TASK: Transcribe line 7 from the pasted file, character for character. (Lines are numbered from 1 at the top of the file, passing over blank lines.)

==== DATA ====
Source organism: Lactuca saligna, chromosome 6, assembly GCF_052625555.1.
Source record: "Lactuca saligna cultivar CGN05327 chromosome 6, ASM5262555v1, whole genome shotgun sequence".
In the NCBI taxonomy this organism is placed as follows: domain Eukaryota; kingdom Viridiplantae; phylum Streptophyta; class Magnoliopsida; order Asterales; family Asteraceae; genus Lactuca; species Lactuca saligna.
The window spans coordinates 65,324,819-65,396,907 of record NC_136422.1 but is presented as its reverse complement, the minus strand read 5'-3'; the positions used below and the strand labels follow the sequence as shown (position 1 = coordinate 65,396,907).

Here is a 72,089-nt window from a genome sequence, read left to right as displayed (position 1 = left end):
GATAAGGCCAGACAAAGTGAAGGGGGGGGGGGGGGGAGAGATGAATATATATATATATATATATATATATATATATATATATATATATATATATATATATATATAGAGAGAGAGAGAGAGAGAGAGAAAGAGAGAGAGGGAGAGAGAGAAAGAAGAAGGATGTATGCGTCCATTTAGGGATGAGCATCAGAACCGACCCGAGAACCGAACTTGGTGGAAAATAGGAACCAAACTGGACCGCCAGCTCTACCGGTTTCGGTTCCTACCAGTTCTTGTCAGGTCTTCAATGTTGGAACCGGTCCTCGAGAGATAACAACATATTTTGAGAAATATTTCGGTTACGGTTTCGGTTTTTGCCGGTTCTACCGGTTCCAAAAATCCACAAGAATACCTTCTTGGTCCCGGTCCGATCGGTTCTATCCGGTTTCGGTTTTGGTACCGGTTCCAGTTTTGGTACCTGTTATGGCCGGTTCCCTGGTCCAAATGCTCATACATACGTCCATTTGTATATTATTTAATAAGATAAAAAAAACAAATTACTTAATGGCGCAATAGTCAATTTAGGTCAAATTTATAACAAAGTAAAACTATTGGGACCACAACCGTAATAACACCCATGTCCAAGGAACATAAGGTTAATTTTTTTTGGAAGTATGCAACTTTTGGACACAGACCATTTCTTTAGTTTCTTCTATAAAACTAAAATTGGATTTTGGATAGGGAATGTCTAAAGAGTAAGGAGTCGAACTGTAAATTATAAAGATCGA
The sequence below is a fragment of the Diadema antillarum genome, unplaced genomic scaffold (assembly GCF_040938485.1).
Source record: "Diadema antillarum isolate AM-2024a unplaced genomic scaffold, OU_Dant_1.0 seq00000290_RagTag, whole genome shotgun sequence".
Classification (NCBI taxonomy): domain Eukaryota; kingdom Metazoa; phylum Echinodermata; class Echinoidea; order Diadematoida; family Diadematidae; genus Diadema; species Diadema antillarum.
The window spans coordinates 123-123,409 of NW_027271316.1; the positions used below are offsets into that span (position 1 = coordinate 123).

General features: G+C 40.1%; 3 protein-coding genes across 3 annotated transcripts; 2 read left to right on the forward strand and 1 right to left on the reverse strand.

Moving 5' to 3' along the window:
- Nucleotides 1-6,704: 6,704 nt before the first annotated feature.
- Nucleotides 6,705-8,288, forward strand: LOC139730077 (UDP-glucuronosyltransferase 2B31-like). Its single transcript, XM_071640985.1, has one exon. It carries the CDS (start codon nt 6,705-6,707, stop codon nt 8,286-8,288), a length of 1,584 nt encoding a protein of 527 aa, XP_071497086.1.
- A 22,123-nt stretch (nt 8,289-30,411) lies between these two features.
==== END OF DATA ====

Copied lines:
The sequence below is a fragment of the Diadema antillarum genome, unplaced genomic scaffold (assembly GCF_040938485.1).